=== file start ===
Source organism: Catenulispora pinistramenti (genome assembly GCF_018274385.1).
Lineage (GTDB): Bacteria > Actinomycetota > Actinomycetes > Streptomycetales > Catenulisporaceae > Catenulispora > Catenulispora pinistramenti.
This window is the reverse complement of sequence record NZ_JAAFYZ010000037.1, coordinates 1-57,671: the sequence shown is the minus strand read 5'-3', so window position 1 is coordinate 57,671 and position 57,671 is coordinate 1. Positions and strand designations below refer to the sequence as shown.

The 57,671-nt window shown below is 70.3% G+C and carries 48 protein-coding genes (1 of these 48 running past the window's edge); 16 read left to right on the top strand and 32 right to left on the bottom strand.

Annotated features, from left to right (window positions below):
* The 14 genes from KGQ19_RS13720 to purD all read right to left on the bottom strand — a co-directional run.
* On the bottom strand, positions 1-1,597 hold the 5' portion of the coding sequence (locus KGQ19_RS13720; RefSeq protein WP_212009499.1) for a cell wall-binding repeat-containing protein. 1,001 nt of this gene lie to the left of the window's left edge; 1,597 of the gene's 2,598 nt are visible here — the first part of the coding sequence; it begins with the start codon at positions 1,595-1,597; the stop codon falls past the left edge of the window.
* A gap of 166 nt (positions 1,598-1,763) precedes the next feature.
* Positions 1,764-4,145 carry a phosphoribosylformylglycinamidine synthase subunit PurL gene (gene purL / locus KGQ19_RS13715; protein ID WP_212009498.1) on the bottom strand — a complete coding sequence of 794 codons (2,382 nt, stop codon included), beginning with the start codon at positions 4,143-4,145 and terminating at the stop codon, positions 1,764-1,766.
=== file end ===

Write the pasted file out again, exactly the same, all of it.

Source organism: Catenulispora pinistramenti (genome assembly GCF_018274385.1).
Lineage (GTDB): Bacteria > Actinomycetota > Actinomycetes > Streptomycetales > Catenulisporaceae > Catenulispora > Catenulispora pinistramenti.
This window is the reverse complement of sequence record NZ_JAAFYZ010000037.1, coordinates 1-57,671: the sequence shown is the minus strand read 5'-3', so window position 1 is coordinate 57,671 and position 57,671 is coordinate 1. Positions and strand designations below refer to the sequence as shown.

The 57,671-nt window shown below is 70.3% G+C and carries 48 protein-coding genes (1 of these 48 running past the window's edge); 16 read left to right on the top strand and 32 right to left on the bottom strand.

Annotated features, from left to right (window positions below):
* The 14 genes from KGQ19_RS13720 to purD all read right to left on the bottom strand — a co-directional run.
* On the bottom strand, positions 1-1,597 hold the 5' portion of the coding sequence (locus KGQ19_RS13720; RefSeq protein WP_212009499.1) for a cell wall-binding repeat-containing protein. 1,001 nt of this gene lie to the left of the window's left edge; 1,597 of the gene's 2,598 nt are visible here — the first part of the coding sequence; it begins with the start codon at positions 1,595-1,597; the stop codon falls past the left edge of the window.
* A gap of 166 nt (positions 1,598-1,763) precedes the next feature.
* Positions 1,764-4,145 carry a phosphoribosylformylglycinamidine synthase subunit PurL gene (gene purL / locus KGQ19_RS13715; protein ID WP_212009498.1) on the bottom strand — a complete coding sequence of 794 codons (2,382 nt, stop codon included), beginning with the start codon at positions 4,143-4,145 and terminating at the stop codon, positions 1,764-1,766.